Peel Hunt’s Douglas Jack and Ivor Jones gives their predictions ahead of Marston’s interim results next week.
Peel Hunt’s Douglas Jack and Ivor Jones gives their predictions ahead of Marston’s interim results next week. They estimate continued profit growth, largely due to the impact of the Charles Wells acquisition, with like-for-like sales in the pubs likely to have been hit by the weather. They also explain why they think there is a strong case for slowing the pace of new pub development and increasing acquisition firepower.
The note says: “For the interim results, due on 16 May, we are forecasting PBT being up 7% to £36m, held back by tough trading conditions during January to March 2018. As snow has affected destination food outlets disproportionately, we are shaving 3% off our FY forecasts, which were in line with consensus.
“We still forecast 7% PBT growth in 2018E (largely due to Charles Wells) and expect the dividend (yielding 7%) to be held.”
“Destination & Premium’s (D&P) LFL sales fell by 0.9% in Q1 (16 weeks), although the figure would be +1.1% after adjusting for the impact of snow. We do not envisage there being any improvement on Q1’s trends in Q2: our full-year assumption requires no LFL sales growth. Our £3m PBT downgrade reflects three weeks of snow YTD, and is heavily weighted to D&P, for which we assume margins fall by 90bps over the full year.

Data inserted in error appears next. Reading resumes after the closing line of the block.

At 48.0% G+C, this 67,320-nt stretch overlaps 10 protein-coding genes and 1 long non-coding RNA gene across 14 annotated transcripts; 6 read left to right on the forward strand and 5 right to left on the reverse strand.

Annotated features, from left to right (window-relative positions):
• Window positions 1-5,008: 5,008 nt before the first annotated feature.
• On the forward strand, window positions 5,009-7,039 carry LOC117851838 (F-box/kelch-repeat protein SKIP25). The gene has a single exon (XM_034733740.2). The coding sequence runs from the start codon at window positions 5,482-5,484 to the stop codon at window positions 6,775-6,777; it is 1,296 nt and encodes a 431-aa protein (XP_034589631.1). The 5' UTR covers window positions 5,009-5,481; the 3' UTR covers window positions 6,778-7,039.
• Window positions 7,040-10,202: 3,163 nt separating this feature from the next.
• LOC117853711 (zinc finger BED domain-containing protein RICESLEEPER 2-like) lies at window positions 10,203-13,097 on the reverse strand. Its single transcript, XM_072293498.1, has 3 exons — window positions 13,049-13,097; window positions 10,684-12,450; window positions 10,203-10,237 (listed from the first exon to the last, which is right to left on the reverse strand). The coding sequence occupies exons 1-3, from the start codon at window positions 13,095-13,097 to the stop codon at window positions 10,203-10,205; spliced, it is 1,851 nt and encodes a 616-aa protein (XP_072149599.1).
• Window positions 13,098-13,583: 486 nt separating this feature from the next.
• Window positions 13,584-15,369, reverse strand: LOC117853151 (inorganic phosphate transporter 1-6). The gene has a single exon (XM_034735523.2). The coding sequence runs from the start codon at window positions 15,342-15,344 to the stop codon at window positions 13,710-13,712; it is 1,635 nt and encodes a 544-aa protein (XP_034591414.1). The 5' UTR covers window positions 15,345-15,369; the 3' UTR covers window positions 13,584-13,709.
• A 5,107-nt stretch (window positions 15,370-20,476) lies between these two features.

“In Q1, trading was stronger in the wet-led Taverns estate than in the food-led D&P estate, repeating last year’s trend. Taverns generated 2.6% LFL sales growth in Q1 (helped by snow having less impact as the venues are not drive-to destinations), ahead of our full-year assumption of 1.5%. We expect a slight slowdown in Q2, but nothing significant due to the estate’s market positioning.
“Leased LFL profits rose by 2% in Q1, ahead of our flat full-year assumption. We expect the estate to still be ahead after Q2.
“Brewing LFL volumes grew by 33% in Q1 2017 due to the Charles Wells acquisition, with synergies on track. Over the full year, we forecast brewing volumes rising by 19% as the total sales growth rate should slow after the anniversary of the Charles Wells acquisition in June. We believe Marston’s should have been a small net beneficiary of supplier disruption elsewhere.
“Marston’s opened three pubs/bars and two lodges in Q1. Previous guidance was for it to open 15 pub/bars and six lodges in 2018E, but, given the market conditions, there is a strong case for slowing the pace of development and increasing acquisition firepower, prior to which we forecast net debt/EBITDA falling from 6.0x pro forma to 5.7x in 2018E.